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A breakout TAP is used when utilization is very high and packet loss is not an option. The common use case is for network and application monitoring, performance and analysis. Breakout or normal TAPs are available for copper and fiber networks. In a separate blog we can dig deeper into those differences.
There are TAPs designed to act only in breakout or normal TAP mode, or only as an aggregating TAP, as well as multi-functional modes (Filtering or Bypass TAPs). It's best to know your needs before investing, because as your network evolves, so do your monitoring and access needs.
So, let's begin. To keep everything simple, let’s look at how we would attach a breakout TAP into the link that goes between a network router and a network switch so we can attach a protocol analyzer.
Figure 1: Simple Full Duplex Network Link
Figure 2: Shows how the network traffic will flow between the two end devices. This is before the power is applied to the TAP, so there will not be any traffic flowing out of ports C and D.
In the westbound direction, the traffic will flow from the switch to port B of the TAP and out port A to the router. The westbound traffic will also be sent out port D to the second NIC on the protocol analyzer.
Because only the eastbound traffic is on port C and the westbound traffic is on port D, the analyzer needs to have two NIC installed allowing the analyzer to receive ALL the network traffic that is running on the link. Even jumbo packets and packet errors are passed along to the analysis tool.
If the analysis tool doesn’t have two NICs, then you can still analyze the traffic coming from port C or the traffic coming from port D, but not at the same time.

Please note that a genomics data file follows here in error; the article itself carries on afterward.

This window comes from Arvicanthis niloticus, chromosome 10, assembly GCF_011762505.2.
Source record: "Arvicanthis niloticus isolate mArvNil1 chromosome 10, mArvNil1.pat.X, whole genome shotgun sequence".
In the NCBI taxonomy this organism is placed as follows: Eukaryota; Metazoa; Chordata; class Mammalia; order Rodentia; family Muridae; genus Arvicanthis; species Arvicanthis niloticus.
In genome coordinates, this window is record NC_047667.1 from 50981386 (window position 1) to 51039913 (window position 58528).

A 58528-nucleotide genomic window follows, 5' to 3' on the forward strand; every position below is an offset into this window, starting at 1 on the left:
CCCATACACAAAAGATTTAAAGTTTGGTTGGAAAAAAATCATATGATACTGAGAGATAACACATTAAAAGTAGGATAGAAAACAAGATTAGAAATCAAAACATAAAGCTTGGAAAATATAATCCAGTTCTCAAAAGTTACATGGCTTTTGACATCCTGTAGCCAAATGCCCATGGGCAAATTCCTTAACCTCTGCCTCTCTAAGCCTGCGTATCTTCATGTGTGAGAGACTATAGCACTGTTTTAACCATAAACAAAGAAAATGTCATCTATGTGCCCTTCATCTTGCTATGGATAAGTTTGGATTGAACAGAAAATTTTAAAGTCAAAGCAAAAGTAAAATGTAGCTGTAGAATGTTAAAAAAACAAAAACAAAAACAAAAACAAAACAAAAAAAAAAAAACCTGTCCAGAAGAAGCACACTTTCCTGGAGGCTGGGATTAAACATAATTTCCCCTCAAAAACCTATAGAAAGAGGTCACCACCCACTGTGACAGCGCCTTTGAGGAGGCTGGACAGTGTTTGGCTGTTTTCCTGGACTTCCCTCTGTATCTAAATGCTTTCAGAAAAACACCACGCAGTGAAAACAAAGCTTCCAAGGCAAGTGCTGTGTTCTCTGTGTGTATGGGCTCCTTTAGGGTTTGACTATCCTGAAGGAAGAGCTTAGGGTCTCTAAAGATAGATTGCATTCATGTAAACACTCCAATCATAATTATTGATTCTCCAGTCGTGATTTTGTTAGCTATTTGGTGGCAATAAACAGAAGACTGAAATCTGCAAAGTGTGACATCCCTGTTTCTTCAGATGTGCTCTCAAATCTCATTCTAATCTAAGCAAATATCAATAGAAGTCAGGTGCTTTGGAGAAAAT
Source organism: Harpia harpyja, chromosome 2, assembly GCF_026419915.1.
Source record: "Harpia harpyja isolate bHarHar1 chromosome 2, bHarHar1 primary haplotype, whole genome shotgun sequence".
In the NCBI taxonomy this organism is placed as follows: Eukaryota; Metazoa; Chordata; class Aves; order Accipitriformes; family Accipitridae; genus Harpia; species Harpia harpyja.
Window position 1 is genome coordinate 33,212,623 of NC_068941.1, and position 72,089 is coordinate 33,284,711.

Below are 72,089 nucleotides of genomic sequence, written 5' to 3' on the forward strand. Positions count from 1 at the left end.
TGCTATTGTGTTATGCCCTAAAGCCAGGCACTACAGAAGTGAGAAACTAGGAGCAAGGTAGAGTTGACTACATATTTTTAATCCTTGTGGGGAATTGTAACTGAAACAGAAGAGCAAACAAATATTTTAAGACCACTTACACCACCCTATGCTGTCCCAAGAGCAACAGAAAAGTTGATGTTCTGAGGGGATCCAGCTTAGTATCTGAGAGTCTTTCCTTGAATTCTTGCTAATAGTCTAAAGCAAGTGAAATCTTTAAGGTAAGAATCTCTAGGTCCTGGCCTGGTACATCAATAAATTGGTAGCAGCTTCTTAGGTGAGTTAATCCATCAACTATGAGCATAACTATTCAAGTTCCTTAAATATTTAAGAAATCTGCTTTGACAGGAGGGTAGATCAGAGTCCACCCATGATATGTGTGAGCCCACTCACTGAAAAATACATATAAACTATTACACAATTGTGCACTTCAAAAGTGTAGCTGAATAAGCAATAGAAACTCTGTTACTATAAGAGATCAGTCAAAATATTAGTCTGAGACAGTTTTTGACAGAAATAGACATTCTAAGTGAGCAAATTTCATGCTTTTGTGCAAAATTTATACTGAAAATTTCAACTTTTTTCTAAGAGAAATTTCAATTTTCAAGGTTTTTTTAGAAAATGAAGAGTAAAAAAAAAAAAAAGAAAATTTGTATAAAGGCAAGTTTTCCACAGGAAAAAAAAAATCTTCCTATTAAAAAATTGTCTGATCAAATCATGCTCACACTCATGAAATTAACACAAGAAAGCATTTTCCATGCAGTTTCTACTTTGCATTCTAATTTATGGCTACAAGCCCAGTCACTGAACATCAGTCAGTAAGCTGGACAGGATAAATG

In my Aggregation blog, I explain and show you how you can see all the link’s traffic with only one NIC on the analyzer. The nice thing about the breakout TAP is that the monitor ports cannot be oversubscribed. All the eastbound and westbound traffic that is presented to the TAP will be sent out port C or D including packet errors.
Figure 3: Traffic flow when TAP loses power
If the TAP loses power (or has no power applied), the traffic on the live link will continue to flow with no interruption as shown in Figure 3. The monitor ports will no longer forward traffic, but the live link is still operational – this provides the peace of mind that your network link will continue to flow, even if your TAP loses power.
Garland Technology's, The 101 Series is an educational series on how network TAPs work and the different functions they provide to the overall network design for access and visibility.
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Jerry Dillard leverages two decades in design and engineering to ensure maximum performance within today’s network environments. Dillard, as the inventor of the Bypass Network Test Access Point (TAP), has secured his legacy as he continues to provide network solutions for data centers worldwide.